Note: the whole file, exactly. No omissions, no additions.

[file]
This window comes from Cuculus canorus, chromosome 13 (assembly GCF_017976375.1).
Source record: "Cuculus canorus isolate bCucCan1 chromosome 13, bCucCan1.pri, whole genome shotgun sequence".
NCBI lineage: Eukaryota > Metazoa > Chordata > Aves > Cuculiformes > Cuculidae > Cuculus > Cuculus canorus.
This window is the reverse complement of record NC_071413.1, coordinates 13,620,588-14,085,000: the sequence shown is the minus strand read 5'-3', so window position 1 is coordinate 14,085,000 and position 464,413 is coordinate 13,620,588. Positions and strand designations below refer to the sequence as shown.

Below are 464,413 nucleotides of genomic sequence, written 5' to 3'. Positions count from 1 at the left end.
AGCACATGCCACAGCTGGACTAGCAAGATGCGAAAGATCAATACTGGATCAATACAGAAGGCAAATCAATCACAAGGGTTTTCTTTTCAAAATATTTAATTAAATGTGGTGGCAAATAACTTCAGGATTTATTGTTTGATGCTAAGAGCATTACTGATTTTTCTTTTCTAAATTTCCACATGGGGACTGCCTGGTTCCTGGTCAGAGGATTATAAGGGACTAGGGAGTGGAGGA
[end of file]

This window comes from Cuculus canorus, chromosome 13 (assembly GCF_017976375.1).
Source record: "Cuculus canorus isolate bCucCan1 chromosome 13, bCucCan1.pri, whole genome shotgun sequence".
NCBI lineage: Eukaryota > Metazoa > Chordata > Aves > Cuculiformes > Cuculidae > Cuculus > Cuculus canorus.
This window is the reverse complement of record NC_071413.1, coordinates 13,620,588-14,085,000: the sequence shown is the minus strand read 5'-3', so window position 1 is coordinate 14,085,000 and position 464,413 is coordinate 13,620,588. Positions and strand designations below refer to the sequence as shown.

Below are 464,413 nucleotides of genomic sequence, written 5' to 3'. Positions count from 1 at the left end.
AGCACATGCCACAGCTGGACTAGCAAGATGCGAAAGATCAATACTGGATCAATACAGAAGGCAAATCAATCACAAGGGTTTTCTTTTCAAAATATTTAATTAAATGTGGTGGCAAATAACTTCAGGATTTATTGTTTGATGCTAAGAGCATTACTGATTTTTCTTTTCTAAATTTCCACATGGGGACTGCCTGGTTCCTGGTCAGAGGATTATAAGGGACTAGGGAGTGGAGGA